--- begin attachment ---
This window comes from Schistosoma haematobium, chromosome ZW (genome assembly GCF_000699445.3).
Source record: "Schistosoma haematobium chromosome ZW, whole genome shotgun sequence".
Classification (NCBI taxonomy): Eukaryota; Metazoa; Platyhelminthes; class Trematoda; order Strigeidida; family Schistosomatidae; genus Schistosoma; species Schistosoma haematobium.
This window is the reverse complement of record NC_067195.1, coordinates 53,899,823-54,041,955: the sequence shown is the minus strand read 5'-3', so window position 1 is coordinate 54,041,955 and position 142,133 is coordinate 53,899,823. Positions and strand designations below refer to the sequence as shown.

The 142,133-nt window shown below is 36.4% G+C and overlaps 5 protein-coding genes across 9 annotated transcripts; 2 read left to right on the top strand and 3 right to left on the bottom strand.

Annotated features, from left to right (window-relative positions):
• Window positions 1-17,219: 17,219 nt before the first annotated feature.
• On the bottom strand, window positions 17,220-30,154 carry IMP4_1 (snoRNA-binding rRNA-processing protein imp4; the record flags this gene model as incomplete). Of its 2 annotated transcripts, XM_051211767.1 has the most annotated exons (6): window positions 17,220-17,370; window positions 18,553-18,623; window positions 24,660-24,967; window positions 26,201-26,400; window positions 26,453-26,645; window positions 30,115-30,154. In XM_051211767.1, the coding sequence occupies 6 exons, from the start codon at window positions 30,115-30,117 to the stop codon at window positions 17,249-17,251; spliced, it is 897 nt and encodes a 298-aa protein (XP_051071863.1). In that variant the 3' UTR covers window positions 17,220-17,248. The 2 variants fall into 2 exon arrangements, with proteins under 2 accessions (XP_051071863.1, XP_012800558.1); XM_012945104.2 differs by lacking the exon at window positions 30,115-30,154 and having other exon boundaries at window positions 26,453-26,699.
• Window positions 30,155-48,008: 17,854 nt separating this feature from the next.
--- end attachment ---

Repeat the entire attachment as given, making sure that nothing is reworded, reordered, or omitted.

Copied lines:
This window comes from Schistosoma haematobium, chromosome ZW (genome assembly GCF_000699445.3).
Source record: "Schistosoma haematobium chromosome ZW, whole genome shotgun sequence".
Classification (NCBI taxonomy): Eukaryota; Metazoa; Platyhelminthes; class Trematoda; order Strigeidida; family Schistosomatidae; genus Schistosoma; species Schistosoma haematobium.
This window is the reverse complement of record NC_067195.1, coordinates 53,899,823-54,041,955: the sequence shown is the minus strand read 5'-3', so window position 1 is coordinate 54,041,955 and position 142,133 is coordinate 53,899,823. Positions and strand designations below refer to the sequence as shown.

The 142,133-nt window shown below is 36.4% G+C and overlaps 5 protein-coding genes across 9 annotated transcripts; 2 read left to right on the top strand and 3 right to left on the bottom strand.

Annotated features, from left to right (window-relative positions):
• Window positions 1-17,219: 17,219 nt before the first annotated feature.
• On the bottom strand, window positions 17,220-30,154 carry IMP4_1 (snoRNA-binding rRNA-processing protein imp4; the record flags this gene model as incomplete). Of its 2 annotated transcripts, XM_051211767.1 has the most annotated exons (6): window positions 17,220-17,370; window positions 18,553-18,623; window positions 24,660-24,967; window positions 26,201-26,400; window positions 26,453-26,645; window positions 30,115-30,154. In XM_051211767.1, the coding sequence occupies 6 exons, from the start codon at window positions 30,115-30,117 to the stop codon at window positions 17,249-17,251; spliced, it is 897 nt and encodes a 298-aa protein (XP_051071863.1). In that variant the 3' UTR covers window positions 17,220-17,248. The 2 variants fall into 2 exon arrangements, with proteins under 2 accessions (XP_051071863.1, XP_012800558.1); XM_012945104.2 differs by lacking the exon at window positions 30,115-30,154 and having other exon boundaries at window positions 26,453-26,699.
• Window positions 30,155-48,008: 17,854 nt separating this feature from the next.